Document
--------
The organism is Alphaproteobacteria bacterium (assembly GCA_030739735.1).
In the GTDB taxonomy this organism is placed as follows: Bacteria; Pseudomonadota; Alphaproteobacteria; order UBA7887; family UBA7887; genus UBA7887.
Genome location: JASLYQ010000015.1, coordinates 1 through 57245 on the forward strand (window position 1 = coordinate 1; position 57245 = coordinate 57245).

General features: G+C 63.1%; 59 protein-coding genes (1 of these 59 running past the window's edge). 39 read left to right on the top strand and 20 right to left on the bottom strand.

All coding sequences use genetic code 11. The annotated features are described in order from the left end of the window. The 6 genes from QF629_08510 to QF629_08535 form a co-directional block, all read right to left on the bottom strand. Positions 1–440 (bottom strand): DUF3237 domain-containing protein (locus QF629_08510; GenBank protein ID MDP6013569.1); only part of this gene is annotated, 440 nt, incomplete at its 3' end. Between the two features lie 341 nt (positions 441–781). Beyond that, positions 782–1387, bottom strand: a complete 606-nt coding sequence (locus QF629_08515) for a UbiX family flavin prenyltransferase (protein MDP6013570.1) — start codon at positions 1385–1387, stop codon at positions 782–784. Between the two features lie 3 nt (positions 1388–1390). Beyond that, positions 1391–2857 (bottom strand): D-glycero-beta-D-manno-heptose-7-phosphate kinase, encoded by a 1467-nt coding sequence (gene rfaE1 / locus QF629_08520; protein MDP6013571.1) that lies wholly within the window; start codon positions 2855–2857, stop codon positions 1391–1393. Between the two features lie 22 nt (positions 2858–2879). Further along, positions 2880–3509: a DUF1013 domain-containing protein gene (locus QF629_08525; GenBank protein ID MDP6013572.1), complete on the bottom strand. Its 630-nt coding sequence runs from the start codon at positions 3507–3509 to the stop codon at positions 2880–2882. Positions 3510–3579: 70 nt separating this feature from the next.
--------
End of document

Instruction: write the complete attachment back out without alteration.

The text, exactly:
The organism is Alphaproteobacteria bacterium (assembly GCA_030739735.1).
In the GTDB taxonomy this organism is placed as follows: Bacteria; Pseudomonadota; Alphaproteobacteria; order UBA7887; family UBA7887; genus UBA7887.
Genome location: JASLYQ010000015.1, coordinates 1 through 57245 on the forward strand (window position 1 = coordinate 1; position 57245 = coordinate 57245).

General features: G+C 63.1%; 59 protein-coding genes (1 of these 59 running past the window's edge). 39 read left to right on the top strand and 20 right to left on the bottom strand.

All coding sequences use genetic code 11. The annotated features are described in order from the left end of the window. The 6 genes from QF629_08510 to QF629_08535 form a co-directional block, all read right to left on the bottom strand. Positions 1–440 (bottom strand): DUF3237 domain-containing protein (locus QF629_08510; GenBank protein ID MDP6013569.1); only part of this gene is annotated, 440 nt, incomplete at its 3' end. Between the two features lie 341 nt (positions 441–781). Beyond that, positions 782–1387, bottom strand: a complete 606-nt coding sequence (locus QF629_08515) for a UbiX family flavin prenyltransferase (protein MDP6013570.1) — start codon at positions 1385–1387, stop codon at positions 782–784. Between the two features lie 3 nt (positions 1388–1390). Beyond that, positions 1391–2857 (bottom strand): D-glycero-beta-D-manno-heptose-7-phosphate kinase, encoded by a 1467-nt coding sequence (gene rfaE1 / locus QF629_08520; protein MDP6013571.1) that lies wholly within the window; start codon positions 2855–2857, stop codon positions 1391–1393. Between the two features lie 22 nt (positions 2858–2879). Further along, positions 2880–3509: a DUF1013 domain-containing protein gene (locus QF629_08525; GenBank protein ID MDP6013572.1), complete on the bottom strand. Its 630-nt coding sequence runs from the start codon at positions 3507–3509 to the stop codon at positions 2880–2882. Positions 3510–3579: 70 nt separating this feature from the next.